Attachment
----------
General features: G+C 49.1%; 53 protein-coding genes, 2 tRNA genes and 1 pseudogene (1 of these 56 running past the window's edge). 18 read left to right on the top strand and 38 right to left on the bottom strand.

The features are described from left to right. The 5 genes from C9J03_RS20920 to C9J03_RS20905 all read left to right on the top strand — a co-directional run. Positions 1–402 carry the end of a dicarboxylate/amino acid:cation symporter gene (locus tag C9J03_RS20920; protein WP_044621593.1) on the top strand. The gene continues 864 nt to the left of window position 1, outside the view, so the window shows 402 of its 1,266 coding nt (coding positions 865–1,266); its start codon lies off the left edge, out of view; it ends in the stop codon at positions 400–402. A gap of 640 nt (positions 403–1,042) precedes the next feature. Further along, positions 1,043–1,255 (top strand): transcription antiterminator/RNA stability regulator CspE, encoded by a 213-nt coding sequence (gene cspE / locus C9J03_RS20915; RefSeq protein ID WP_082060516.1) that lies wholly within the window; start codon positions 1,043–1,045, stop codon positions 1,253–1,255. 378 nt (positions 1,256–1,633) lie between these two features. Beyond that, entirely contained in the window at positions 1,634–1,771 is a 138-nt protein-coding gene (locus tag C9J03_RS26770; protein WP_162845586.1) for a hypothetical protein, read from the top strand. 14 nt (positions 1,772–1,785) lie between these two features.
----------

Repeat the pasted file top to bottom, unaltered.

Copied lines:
General features: G+C 49.1%; 53 protein-coding genes, 2 tRNA genes and 1 pseudogene (1 of these 56 running past the window's edge). 18 read left to right on the top strand and 38 right to left on the bottom strand.

The features are described from left to right. The 5 genes from C9J03_RS20920 to C9J03_RS20905 all read left to right on the top strand — a co-directional run. Positions 1–402 carry the end of a dicarboxylate/amino acid:cation symporter gene (locus tag C9J03_RS20920; protein WP_044621593.1) on the top strand. The gene continues 864 nt to the left of window position 1, outside the view, so the window shows 402 of its 1,266 coding nt (coding positions 865–1,266); its start codon lies off the left edge, out of view; it ends in the stop codon at positions 400–402. A gap of 640 nt (positions 403–1,042) precedes the next feature. Further along, positions 1,043–1,255 (top strand): transcription antiterminator/RNA stability regulator CspE, encoded by a 213-nt coding sequence (gene cspE / locus C9J03_RS20915; RefSeq protein ID WP_082060516.1) that lies wholly within the window; start codon positions 1,043–1,045, stop codon positions 1,253–1,255. 378 nt (positions 1,256–1,633) lie between these two features. Beyond that, entirely contained in the window at positions 1,634–1,771 is a 138-nt protein-coding gene (locus tag C9J03_RS26770; protein WP_162845586.1) for a hypothetical protein, read from the top strand. 14 nt (positions 1,772–1,785) lie between these two features.